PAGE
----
Setting up Environment variables from MAXscript

loocas | 3ds Max,maxscript,technical | Thursday, October 14th, 2010

Just a note on this topic as I just recently needed to set up some Env. variables via MAXScript for certain in-house tools to work correctly and I bumped into a weird behavior of the .NET classes I used. So, for anyone out there with a similar task at hand, read on to save some time figuring it out. :)

Basically, all you need in order to get or set environment variables via .NET are two classes:

  • “System.Environment”
  • “System.EnvironmentVariableTarget”

Then, you simply need to call a method on the “System.Environment” class, called, simply, SetEnvironmentVariable() or GetEnvironmentVariable().

The “System.EnvironmentVariableTarget” class is used to invoke an Enum of:

  • Process – this Enum will get/set the Env. variable for the actual, live, process. The Env. var. will basically die with the process as well.
  • Machine – this one asks for the System Env. variables available to all users and processes
  • User – this one, obviously, only applies to the given user

So, my initial approach was as usual, calling the methods this way:

sysEnv = dotNetClass "System.Environment"
envTarget = dotNetClass "System.EnvironmentVariableTarget"

sysEnv.SetEnvironmentVariable("MyVariable", @"MyValue", envTarget.Machine)



However, this threw an error:

-- Syntax error: at ),, expected 
--  In line: sysEnv.SetEnvironmentVariable("MyVar", @



In such a case, I recommend using the showMethods() method for investigating .NET methods in MAXScript. This partially reveals syntax as well as actual methods available:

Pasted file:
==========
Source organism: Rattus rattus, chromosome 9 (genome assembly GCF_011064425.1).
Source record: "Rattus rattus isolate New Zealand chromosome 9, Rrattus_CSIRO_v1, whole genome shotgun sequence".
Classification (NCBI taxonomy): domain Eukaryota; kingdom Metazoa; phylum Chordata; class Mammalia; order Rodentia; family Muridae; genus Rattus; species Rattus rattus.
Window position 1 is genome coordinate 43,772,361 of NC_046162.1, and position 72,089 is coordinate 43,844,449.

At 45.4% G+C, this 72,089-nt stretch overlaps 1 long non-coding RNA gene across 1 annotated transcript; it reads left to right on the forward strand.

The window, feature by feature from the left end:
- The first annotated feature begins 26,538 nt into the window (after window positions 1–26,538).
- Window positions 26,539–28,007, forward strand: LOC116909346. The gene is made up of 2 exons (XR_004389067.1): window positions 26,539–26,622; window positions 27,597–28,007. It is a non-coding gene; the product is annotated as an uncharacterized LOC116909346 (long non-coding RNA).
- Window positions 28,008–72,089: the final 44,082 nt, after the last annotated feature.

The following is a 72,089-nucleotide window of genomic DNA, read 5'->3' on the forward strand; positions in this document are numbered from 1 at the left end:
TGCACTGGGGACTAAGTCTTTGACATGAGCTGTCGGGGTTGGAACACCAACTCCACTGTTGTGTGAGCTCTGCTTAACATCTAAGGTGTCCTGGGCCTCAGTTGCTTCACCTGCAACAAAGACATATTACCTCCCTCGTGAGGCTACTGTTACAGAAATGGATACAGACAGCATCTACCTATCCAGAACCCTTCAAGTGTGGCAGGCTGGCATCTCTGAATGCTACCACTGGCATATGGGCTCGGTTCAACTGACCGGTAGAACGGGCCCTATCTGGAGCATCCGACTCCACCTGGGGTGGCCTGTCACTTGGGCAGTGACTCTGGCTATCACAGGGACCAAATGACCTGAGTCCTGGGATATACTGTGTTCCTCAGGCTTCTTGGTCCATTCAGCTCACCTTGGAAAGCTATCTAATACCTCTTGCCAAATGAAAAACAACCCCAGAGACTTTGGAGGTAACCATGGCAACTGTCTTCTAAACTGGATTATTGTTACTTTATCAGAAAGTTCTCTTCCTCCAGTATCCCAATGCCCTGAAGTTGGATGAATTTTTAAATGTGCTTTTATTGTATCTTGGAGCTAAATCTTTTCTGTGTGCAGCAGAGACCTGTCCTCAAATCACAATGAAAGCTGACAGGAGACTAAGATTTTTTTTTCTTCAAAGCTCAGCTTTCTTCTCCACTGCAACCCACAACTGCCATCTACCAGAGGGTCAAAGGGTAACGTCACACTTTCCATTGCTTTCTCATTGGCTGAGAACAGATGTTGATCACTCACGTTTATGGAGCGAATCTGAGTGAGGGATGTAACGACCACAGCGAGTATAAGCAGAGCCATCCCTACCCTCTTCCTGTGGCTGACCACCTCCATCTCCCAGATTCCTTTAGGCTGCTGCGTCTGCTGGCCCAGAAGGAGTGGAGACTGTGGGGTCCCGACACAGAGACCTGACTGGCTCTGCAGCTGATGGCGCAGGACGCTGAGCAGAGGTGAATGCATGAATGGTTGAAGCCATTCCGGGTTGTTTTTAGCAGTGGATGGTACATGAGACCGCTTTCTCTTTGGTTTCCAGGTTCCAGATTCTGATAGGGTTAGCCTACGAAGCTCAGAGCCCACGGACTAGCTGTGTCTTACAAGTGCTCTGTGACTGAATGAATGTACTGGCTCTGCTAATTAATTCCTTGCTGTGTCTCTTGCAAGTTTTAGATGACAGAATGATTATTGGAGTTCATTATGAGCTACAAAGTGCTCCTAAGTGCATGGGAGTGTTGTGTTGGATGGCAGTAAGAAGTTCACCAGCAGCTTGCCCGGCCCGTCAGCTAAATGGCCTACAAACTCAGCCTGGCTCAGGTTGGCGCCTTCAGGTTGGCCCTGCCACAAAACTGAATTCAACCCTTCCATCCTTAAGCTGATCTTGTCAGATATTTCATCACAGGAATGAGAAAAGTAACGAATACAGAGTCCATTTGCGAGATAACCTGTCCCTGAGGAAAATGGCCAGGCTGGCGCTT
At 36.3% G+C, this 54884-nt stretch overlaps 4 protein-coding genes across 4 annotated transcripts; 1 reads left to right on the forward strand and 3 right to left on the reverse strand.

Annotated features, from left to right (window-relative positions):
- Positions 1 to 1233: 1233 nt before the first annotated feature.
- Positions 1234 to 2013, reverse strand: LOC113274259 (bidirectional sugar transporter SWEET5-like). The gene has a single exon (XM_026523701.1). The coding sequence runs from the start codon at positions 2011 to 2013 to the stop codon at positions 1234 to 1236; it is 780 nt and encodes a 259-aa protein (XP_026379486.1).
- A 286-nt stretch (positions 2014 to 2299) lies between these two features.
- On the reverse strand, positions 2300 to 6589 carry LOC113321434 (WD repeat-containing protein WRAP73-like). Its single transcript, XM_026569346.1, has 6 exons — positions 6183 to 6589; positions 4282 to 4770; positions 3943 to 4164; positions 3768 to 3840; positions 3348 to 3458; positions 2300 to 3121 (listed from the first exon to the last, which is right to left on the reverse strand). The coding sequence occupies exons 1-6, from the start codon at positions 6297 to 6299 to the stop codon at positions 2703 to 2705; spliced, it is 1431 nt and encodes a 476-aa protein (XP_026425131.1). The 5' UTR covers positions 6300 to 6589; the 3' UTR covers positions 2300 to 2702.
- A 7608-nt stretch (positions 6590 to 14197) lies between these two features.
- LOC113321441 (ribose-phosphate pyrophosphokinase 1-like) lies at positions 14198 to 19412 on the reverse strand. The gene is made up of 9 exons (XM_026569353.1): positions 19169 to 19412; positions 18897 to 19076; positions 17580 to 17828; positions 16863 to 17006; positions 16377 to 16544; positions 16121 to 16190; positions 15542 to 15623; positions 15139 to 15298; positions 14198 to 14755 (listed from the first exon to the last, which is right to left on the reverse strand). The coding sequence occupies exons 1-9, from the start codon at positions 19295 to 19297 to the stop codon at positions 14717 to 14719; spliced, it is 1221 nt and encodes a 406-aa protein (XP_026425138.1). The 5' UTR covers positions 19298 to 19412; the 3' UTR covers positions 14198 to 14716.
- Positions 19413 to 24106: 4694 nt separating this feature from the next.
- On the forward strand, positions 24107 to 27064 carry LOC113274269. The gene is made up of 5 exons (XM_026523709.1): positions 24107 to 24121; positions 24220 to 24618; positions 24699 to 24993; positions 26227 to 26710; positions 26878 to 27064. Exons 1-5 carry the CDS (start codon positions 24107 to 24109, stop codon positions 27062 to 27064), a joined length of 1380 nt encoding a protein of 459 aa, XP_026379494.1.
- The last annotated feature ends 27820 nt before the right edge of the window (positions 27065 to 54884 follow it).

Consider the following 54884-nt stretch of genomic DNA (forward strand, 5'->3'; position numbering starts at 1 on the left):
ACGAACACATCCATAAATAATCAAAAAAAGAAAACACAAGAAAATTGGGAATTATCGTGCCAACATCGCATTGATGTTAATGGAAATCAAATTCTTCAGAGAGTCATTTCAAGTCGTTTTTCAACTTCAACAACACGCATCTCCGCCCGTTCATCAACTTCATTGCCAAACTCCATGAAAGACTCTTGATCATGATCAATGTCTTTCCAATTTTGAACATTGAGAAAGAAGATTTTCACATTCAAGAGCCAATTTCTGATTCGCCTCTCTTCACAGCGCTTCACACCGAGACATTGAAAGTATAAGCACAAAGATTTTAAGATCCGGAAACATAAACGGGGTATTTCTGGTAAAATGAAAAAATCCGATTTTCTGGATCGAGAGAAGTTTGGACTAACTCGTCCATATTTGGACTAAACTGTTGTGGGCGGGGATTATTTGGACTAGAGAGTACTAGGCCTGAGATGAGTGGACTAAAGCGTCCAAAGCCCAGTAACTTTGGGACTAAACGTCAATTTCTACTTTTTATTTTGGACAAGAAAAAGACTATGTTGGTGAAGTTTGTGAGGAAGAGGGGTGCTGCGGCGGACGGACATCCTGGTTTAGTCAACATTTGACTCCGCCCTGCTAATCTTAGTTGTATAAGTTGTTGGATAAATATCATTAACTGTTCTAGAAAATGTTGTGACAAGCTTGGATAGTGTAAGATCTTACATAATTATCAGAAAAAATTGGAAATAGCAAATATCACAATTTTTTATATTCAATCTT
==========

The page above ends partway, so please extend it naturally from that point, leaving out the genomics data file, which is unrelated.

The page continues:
showMethods(dotNetClass "System.Environment")
  .[static]<System.Boolean>Equals <System.Object>objA <System.Object>objB
  .[static]Exit <System.Int32>exitCode
  .[static]<System.String>ExpandEnvironmentVariables <System.String>name
  .[static]FailFast <System.String>message
  .[static]<System.String[]>GetCommandLineArgs()
  .[static]<System.String>GetEnvironmentVariable <System.String>variable
  .[static]<System.String>GetEnvironmentVariable
<System.String>variable <System.EnvironmentVariableTarget>target
  .[static]<System.Collections.IDictionary>GetEnvironmentVariables()
  .[static]<System.Collections.IDictionary>GetEnvironmentVariables
<System.EnvironmentVariableTarget>target
  .[static]<System.String>GetFolderPath <System.Environment+SpecialFolder>folder
  .[static]<System.String[]>GetLogicalDrives()
  .[static]<System.Boolean>ReferenceEquals <System.Object>objA <System.Object>objB
  .[static]SetEnvironmentVariable <System.String>variable <System.String>value
  .[static]SetEnvironmentVariable <System.String>variable
<System.String>value <System.EnvironmentVariableTarget>target



So, after doing this, the correct syntax is:

sysEnv = dotNetClass "System.Environment"
envTarget = dotNetClass "System.EnvironmentVariableTarget"

sysEnv.SetEnvironmentVariable "MyVariable" @"MyValue" envTarget.Machine



Hope this helps anyone with similar issues.

3 Comments »

  1. Thanks very helpful!!

    Comment by Lukas Lepicovsky — March 26, 2011 @ 00:51

  2. Thank you for sharing it really helps :)

    Comment by Fouad — September 13, 2013 @ 17:13

  3. No probs, Fouad :)

    Comment by loocas — September 16, 2013 @ 22:07

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